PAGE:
Eleven deer deaths were investigated, which included eight adult does, two male and one female fawns.
Researchers attributed three of the adult deer deaths to starvation or exposure; two to wolf predation; two to coyote predation; an one to apparent birthing complications. Two of the fawn deaths were thought to have been caused by apparent starvation or exposure and the third was attributed to predation by coyote.
Beyer said it’s too early to make meaningful comparisons between the low and mid snowfall zones, with only one complete season logged in the middle zone.
“However, the purpose of working across the environmental gradient is to capture the range of variability in conditions,” Beyer said. “The severe conditions in the last two winters are important in that they ensure we are getting one end of the continuum.”
As an example, Beyer said the extended winter of 2012-13 resulted in the lowest apparent fawn survival for the four years of the study so far.
“With the severe conditions this winter, the apparent mortality rate of adult does is the worst we have documented during the study,” Beyer said. “So, the past two winters have been bad for deer, but in the long run, likely good for our understanding of this complex ecological system.”
The recent progress report said six male and eight female adult black bears were immobilized in their dens, along with three male and one female yearlings. Twelve cubs were observed from five females.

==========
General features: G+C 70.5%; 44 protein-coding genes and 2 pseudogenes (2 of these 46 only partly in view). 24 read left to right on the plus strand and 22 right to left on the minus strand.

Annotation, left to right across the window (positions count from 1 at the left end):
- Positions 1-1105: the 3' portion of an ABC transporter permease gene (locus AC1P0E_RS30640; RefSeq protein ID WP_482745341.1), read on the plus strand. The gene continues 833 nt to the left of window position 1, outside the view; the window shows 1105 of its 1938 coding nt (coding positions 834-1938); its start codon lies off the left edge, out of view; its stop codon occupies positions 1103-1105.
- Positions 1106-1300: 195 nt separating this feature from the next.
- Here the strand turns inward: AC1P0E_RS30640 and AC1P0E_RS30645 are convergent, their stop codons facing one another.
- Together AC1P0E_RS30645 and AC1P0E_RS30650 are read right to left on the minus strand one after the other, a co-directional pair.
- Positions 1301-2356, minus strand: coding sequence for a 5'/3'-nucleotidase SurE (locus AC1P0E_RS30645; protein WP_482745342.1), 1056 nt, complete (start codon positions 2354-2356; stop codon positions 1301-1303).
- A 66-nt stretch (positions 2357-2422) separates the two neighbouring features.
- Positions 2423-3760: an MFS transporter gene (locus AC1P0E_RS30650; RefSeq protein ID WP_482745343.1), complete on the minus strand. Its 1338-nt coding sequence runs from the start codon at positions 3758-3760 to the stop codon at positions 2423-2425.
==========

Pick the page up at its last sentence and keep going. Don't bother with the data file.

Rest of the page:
Three bobcats were captured and collared. To estimate bobcat abundance, hair snares were set up along with remote cameras at 64 sites. A total of 179 hair samples were recovered and more than 620,000 camera images.
In the mid-1990s, the U.P. experienced two back-to-back record snowfall winters, which dramatically impacted the region’s deer herd. The ongoing DNR-Mississippi State study is part of a subsequent effort to try to determine why the deer population has not rebounded as successfully as was expected after those severe seasons.
At the National Weather Service office in Negaunee Township, a total of 251.4 inches of snow fell during the winter of 1995-96, followed by 272.2 inches of snow in winter 1996-97. This winter’s snowfall has totaled 195.3 inches, 7.3 inches below normal. However, there were 79 consecutive days below freezing and frost reached depths of eight feet into the ground in some areas.
A DNR Review of Deer Management in Michigan said about 200,000 died in the U.P. during the winter of 1995-96, about a third of the total. The review said even in mild winters, a loss of 10 to 15 percent of the winter deer herd is not uncommon in the region. Of the deer dying in severe winters, the review said about two-thirds are fawns, aged 8 to 11 months old.
Safari Club International and its Michigan Involvement Committee have provided significant support for the ongoing winter study project. Other groups in the region have also contributed to the project.
To learn more about the study, or to review past progress reports, videos and research photographs, visit: www.fwrc.msstate.edu/carnivore/predatorprey/index.asp.
John Pepin can be reached at 906-228-2500, ext. 206. His email address is firstname.lastname@example.org.